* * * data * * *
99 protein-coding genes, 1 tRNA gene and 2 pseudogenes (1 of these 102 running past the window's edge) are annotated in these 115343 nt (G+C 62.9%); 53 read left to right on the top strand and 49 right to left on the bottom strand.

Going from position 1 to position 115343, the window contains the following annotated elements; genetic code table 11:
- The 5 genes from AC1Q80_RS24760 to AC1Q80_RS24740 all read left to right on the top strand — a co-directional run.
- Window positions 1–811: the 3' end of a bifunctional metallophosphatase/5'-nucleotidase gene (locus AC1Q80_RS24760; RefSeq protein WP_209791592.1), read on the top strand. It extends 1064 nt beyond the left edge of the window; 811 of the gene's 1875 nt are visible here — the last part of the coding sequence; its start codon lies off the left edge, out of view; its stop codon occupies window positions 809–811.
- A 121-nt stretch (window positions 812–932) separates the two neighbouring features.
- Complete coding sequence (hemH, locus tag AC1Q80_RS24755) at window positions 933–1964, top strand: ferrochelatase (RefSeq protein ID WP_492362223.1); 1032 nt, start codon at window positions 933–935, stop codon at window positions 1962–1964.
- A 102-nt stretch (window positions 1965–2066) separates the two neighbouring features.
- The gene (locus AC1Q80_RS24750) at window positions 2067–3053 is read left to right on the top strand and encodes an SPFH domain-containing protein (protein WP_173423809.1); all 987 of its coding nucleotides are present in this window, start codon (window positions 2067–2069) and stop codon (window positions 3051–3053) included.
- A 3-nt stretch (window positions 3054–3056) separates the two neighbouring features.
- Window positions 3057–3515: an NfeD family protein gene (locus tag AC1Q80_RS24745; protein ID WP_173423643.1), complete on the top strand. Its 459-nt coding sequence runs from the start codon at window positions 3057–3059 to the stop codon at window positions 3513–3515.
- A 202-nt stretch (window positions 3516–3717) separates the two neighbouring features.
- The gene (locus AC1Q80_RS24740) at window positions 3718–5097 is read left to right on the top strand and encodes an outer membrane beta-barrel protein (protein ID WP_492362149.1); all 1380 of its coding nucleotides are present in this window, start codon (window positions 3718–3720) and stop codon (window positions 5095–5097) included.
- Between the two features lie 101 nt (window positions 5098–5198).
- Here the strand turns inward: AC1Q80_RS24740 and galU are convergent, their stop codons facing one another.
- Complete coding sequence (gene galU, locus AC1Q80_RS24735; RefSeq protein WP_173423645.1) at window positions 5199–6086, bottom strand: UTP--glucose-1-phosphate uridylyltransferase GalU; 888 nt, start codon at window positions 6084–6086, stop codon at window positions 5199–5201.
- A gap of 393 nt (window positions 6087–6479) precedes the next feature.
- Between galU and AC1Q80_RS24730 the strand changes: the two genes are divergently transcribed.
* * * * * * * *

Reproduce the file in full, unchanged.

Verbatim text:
99 protein-coding genes, 1 tRNA gene and 2 pseudogenes (1 of these 102 running past the window's edge) are annotated in these 115343 nt (G+C 62.9%); 53 read left to right on the top strand and 49 right to left on the bottom strand.

Going from position 1 to position 115343, the window contains the following annotated elements; genetic code table 11:
- The 5 genes from AC1Q80_RS24760 to AC1Q80_RS24740 all read left to right on the top strand — a co-directional run.
- Window positions 1–811: the 3' end of a bifunctional metallophosphatase/5'-nucleotidase gene (locus AC1Q80_RS24760; RefSeq protein WP_209791592.1), read on the top strand. It extends 1064 nt beyond the left edge of the window; 811 of the gene's 1875 nt are visible here — the last part of the coding sequence; its start codon lies off the left edge, out of view; its stop codon occupies window positions 809–811.
- A 121-nt stretch (window positions 812–932) separates the two neighbouring features.
- Complete coding sequence (hemH, locus tag AC1Q80_RS24755) at window positions 933–1964, top strand: ferrochelatase (RefSeq protein ID WP_492362223.1); 1032 nt, start codon at window positions 933–935, stop codon at window positions 1962–1964.
- A 102-nt stretch (window positions 1965–2066) separates the two neighbouring features.
- The gene (locus AC1Q80_RS24750) at window positions 2067–3053 is read left to right on the top strand and encodes an SPFH domain-containing protein (protein WP_173423809.1); all 987 of its coding nucleotides are present in this window, start codon (window positions 2067–2069) and stop codon (window positions 3051–3053) included.
- A 3-nt stretch (window positions 3054–3056) separates the two neighbouring features.
- Window positions 3057–3515: an NfeD family protein gene (locus tag AC1Q80_RS24745; protein ID WP_173423643.1), complete on the top strand. Its 459-nt coding sequence runs from the start codon at window positions 3057–3059 to the stop codon at window positions 3513–3515.
- A 202-nt stretch (window positions 3516–3717) separates the two neighbouring features.
- The gene (locus AC1Q80_RS24740) at window positions 3718–5097 is read left to right on the top strand and encodes an outer membrane beta-barrel protein (protein ID WP_492362149.1); all 1380 of its coding nucleotides are present in this window, start codon (window positions 3718–3720) and stop codon (window positions 5095–5097) included.
- Between the two features lie 101 nt (window positions 5098–5198).
- Here the strand turns inward: AC1Q80_RS24740 and galU are convergent, their stop codons facing one another.
- Complete coding sequence (gene galU, locus AC1Q80_RS24735; RefSeq protein WP_173423645.1) at window positions 5199–6086, bottom strand: UTP--glucose-1-phosphate uridylyltransferase GalU; 888 nt, start codon at window positions 6084–6086, stop codon at window positions 5199–5201.
- A gap of 393 nt (window positions 6087–6479) precedes the next feature.
- Between galU and AC1Q80_RS24730 the strand changes: the two genes are divergently transcribed.